On A Silent Plain.


In 1542 King Henry VIII declared himself the King of Ireland. He was the first English Monarch to appoint himself ruler over the country. At the same time he was engaged in a ferocious campaign to divest English Catholicism entirely from the populace. Many ordinary English Catholics were forced under duress to submit to the new religion while wealthier and more influential co-religionists had the luxury to maintain their faith.


However religious faith means much more than wealth and power, for many people it has a greater significance both culturally and spiritually. Only tiny fragments of English Catholic culture endure, in classical music and in English literature. Thomas Tallis was Henry VIII`s court composer who, in spite of his patron`s religion remained a loyal follower of Catholicism. His devotional music include a set of antiphons dedicated to the Virgin Mary which were traditionally sung at the end of the Church evening service. These were composed during the religious strife of the 1540s but they remain in the repertoire.


Many centuries after the Reformation poet-priests and Catholic reverts John Henry Newman and Gerard Manley Hopkins attempted to revive the old religion. Newman`s “Dream of Gerontius” is a vivid prayer of a dying man contemplating his fate before God. It is written in the style of a confessional with the penitent accepting the path that awaits him. Newman then inspired Hopkins to return to the original faith of the country and to write about the experience. In one poem Hopkins honoured the Blessed Virgin Mary in elemental verse that began,

“Wild air, world-mothering air,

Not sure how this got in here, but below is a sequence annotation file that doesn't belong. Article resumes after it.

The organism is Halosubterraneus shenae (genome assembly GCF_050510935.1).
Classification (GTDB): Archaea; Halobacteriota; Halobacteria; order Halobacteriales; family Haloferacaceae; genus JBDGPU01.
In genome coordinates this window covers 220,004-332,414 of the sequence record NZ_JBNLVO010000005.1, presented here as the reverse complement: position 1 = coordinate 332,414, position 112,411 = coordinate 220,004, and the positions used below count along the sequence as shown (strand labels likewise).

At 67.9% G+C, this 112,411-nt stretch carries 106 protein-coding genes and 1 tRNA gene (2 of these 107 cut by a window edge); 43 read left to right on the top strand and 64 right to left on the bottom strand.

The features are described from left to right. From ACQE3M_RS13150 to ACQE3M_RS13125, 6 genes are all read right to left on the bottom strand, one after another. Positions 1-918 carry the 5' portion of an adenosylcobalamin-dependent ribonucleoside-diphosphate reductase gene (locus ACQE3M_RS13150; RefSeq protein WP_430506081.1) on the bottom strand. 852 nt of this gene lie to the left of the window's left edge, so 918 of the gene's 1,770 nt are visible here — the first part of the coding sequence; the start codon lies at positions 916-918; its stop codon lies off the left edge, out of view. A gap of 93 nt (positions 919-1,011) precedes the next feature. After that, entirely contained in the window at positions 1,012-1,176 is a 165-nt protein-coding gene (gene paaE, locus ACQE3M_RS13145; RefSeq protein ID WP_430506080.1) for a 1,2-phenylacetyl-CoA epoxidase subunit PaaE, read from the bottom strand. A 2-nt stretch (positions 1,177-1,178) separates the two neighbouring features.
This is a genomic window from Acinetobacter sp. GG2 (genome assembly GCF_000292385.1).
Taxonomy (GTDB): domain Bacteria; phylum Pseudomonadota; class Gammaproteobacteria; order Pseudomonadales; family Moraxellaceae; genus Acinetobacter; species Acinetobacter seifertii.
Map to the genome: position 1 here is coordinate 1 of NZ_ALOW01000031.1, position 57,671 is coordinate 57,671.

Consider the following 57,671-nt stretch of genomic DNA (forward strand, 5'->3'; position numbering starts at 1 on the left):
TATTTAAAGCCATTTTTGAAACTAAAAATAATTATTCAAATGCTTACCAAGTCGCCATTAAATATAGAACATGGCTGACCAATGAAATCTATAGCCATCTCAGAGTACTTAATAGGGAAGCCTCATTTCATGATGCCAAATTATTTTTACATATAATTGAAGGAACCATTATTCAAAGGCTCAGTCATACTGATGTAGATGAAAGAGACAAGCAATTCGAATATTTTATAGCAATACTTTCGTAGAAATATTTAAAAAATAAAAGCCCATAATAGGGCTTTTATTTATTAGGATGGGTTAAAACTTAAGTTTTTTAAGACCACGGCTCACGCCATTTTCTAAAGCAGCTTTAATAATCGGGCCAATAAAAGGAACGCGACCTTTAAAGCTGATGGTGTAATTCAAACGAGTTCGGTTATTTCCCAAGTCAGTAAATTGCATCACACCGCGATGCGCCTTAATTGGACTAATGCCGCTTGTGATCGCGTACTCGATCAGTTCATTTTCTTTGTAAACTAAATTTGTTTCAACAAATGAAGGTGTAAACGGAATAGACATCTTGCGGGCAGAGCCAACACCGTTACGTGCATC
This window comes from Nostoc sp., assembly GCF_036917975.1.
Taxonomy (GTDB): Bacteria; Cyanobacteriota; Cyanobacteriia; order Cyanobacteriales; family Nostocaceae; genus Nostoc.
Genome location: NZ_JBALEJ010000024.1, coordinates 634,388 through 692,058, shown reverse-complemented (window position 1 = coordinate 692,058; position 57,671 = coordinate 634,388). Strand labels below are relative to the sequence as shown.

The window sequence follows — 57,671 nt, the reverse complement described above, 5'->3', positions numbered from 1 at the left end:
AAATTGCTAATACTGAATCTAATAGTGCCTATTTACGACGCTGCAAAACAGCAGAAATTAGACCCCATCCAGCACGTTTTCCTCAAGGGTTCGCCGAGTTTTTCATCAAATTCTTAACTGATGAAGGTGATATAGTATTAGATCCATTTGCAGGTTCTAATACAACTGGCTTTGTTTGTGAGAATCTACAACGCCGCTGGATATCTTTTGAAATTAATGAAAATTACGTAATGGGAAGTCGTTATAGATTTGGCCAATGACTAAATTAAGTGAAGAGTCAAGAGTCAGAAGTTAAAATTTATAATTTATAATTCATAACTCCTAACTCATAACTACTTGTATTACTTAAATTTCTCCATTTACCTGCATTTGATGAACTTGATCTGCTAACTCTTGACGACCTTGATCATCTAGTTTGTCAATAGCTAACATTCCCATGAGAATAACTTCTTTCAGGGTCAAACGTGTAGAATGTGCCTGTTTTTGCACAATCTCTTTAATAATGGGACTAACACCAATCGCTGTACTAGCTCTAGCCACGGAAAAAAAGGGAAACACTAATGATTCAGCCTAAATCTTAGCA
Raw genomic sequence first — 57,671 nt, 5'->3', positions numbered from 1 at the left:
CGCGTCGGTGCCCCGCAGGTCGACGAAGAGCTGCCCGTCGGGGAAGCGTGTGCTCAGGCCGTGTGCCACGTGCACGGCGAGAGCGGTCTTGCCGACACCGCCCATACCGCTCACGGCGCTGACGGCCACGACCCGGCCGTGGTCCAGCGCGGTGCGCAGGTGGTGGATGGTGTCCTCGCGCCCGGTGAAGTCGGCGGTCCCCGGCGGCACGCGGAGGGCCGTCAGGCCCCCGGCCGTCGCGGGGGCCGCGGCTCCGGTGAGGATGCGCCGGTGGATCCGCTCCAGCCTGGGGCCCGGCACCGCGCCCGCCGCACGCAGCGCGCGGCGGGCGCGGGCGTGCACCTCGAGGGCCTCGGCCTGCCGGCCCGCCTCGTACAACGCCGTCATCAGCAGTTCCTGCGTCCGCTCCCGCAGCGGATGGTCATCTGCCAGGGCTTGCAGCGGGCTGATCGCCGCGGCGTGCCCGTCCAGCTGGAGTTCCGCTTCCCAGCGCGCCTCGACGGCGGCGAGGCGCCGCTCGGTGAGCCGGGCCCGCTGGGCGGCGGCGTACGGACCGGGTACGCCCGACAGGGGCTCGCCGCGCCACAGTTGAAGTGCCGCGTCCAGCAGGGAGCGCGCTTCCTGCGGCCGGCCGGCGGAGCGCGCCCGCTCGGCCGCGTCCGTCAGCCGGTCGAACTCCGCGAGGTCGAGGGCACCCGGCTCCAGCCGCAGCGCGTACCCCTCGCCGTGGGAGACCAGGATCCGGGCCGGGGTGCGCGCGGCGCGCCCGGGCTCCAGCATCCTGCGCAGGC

Nestling me everywhere.”

Hopkins and Newman were poets and theologians of the Victorian era, a period of overt anti-Catholicism. Religious prejudice dominated the culture, and this was combined with a distinct attitude of xenophobia directed against the Irish. English society then and to some extent now is conformist and underpinned with a rigid class system.


There were very few dissenting voices, at least publicly. Many ordinary Victorians would have privately expressed concern about the scale of religious and xenophobic bigotry and the often violent attempts to re-colonise Ireland. However there was one dissenter in the shape of the writer William Hope Hodgson. Hodgson was the son of an Anglican clergyman who was posted to Galway in 1887. The Bishop had sent him there in a vain attempt to evangelise and ultimately convert the local people to Protestantism.


(Picture-William Hope Hodgson)

His tenure lasted a mere three years. Hodgson Jr. was thirteen when the family were forced to return to England. One year later he joined the Merchant Navy as an apprentice cabin boy. He served as a mariner until 1898 but was appalled by the conditions he experienced at sea. His youthful experiences made him averse to both organised religion and authority. In 1904 he retreated to Wales to write. Four years later his horror novel “The House On The Borderland” was published.


The novel draws heavily on childhood memories of Galway and reads like a fever dream infused with suspicion and chaos. Confusion reigns throughout the novel as everyone speaks Gaelic and is hostile and belligerent to any perceived interloper. It is a book that is often cited as a horror classic. Hodgson died at the Battle of Ypres aged just 40, however his legacy lives on.

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